There’s so many apps, and so many things to kick-start your weight loss journey that I didn’t know of before joining weight wise. There’s things to track what you eat, and there’s nothing wrong. And there’s drugs out there to help you lose weight and help to take your hunger away. I’m not ashamed to say that I do that. I also stick to the food groups too, and I try not to sway off of that. And that’s important. You can still have carbs in your diet, whereas before I thought that to lose weight, I had to take out carbs totally from my diet. Or sweeter fruits. You don’t have to do that to lose weight. If you keep track of what’s in your mouth, and portion control, you can do anything, really.

 

What barriers do you feel your weight has created for you?

 

Well, I wouldn’t say it’s a barrier, but I think when you’re sitting on those planes, and those belts don’t fit, and they have to bring you a bigger one, it makes you kind of sad inside that you have to ask for that.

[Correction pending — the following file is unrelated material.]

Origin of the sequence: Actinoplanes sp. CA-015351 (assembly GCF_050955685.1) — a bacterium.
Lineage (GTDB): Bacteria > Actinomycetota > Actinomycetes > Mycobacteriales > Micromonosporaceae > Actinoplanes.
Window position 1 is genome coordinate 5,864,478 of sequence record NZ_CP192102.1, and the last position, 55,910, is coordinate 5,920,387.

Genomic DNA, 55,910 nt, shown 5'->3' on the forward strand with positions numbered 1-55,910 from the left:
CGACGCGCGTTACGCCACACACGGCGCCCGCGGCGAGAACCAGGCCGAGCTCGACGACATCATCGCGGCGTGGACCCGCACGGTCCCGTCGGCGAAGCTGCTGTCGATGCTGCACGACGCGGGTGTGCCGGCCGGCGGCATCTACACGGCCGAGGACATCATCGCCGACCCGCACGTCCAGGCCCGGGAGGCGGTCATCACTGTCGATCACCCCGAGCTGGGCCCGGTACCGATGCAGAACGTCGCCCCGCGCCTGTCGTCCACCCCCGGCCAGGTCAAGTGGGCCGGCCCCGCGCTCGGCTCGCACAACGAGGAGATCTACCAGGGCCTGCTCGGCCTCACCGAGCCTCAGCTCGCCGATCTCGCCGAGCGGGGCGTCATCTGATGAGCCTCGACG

I do yoga like anyone else, and I have the same flexibility as anyone else out there. I would run if I didn’t have knee problems. I honestly don’t think that weight brings a barrier to not doing stuff - it’s how strong you are.

 

Is there anything you would like to address?

 

Something I’ d like to [share] is the wait times in Alberta. I’m not sure what other provinces are like, but getting into the Alberta health services weight wise program took me two years. And then, it’s a great group of people that help you go through everything and that a lot of people have huge success stories. And I’m one of them, and I’m pretty proud that I got in, and I’m learning the tools and the course and the great team of nurses and psychiatrist and the internalists and everybody around. And it helps so much to tackle everything, because before that I had no idea where to go. Doing the cabbage soup diet or no-carb diet, or high protein-no fruit diet. Like this was meant for me and I’ve learnt so much. What happens down the road? I don’t know but the guidelines, and how to use MyFitnessPal, which is calculated and taught me how to use my calorie intake and all that- its helped me tremendously. And some people don’t have all those tools to deal with it and they’re going around it the wrong way, and not losing the weight or being healthy, which is what the majority of it is for me. It’s just being a healthy person. I will never be my BMI of 105, there’s no way that my body, like I would look sick. I’m just working to be a healthy person- and I’ve gained that with being in that program. It was well worth the wait for two years.